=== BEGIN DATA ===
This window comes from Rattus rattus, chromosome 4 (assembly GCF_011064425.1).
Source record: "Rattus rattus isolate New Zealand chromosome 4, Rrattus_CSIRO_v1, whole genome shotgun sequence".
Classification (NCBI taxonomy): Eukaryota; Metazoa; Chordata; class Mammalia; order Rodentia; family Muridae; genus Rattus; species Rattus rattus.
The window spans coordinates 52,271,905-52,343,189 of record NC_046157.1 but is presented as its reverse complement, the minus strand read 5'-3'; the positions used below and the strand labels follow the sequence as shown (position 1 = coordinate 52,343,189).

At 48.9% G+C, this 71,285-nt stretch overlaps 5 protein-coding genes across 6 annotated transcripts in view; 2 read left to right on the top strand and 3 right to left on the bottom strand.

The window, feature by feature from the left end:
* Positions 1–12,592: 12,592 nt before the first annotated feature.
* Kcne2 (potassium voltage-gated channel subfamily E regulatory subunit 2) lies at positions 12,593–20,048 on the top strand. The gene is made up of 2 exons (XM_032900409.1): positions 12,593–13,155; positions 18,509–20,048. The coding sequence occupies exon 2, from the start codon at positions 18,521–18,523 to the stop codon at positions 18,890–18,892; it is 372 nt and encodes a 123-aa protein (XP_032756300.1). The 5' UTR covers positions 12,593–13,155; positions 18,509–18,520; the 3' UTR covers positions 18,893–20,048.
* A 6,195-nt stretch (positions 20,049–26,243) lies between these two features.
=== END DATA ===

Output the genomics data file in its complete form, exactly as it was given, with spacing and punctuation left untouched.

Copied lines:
This window comes from Rattus rattus, chromosome 4 (assembly GCF_011064425.1).
Source record: "Rattus rattus isolate New Zealand chromosome 4, Rrattus_CSIRO_v1, whole genome shotgun sequence".
Classification (NCBI taxonomy): Eukaryota; Metazoa; Chordata; class Mammalia; order Rodentia; family Muridae; genus Rattus; species Rattus rattus.
The window spans coordinates 52,271,905-52,343,189 of record NC_046157.1 but is presented as its reverse complement, the minus strand read 5'-3'; the positions used below and the strand labels follow the sequence as shown (position 1 = coordinate 52,343,189).

At 48.9% G+C, this 71,285-nt stretch overlaps 5 protein-coding genes across 6 annotated transcripts in view; 2 read left to right on the top strand and 3 right to left on the bottom strand.

The window, feature by feature from the left end:
* Positions 1–12,592: 12,592 nt before the first annotated feature.
* Kcne2 (potassium voltage-gated channel subfamily E regulatory subunit 2) lies at positions 12,593–20,048 on the top strand. The gene is made up of 2 exons (XM_032900409.1): positions 12,593–13,155; positions 18,509–20,048. The coding sequence occupies exon 2, from the start codon at positions 18,521–18,523 to the stop codon at positions 18,890–18,892; it is 372 nt and encodes a 123-aa protein (XP_032756300.1). The 5' UTR covers positions 12,593–13,155; positions 18,509–18,520; the 3' UTR covers positions 18,893–20,048.
* A 6,195-nt stretch (positions 20,049–26,243) lies between these two features.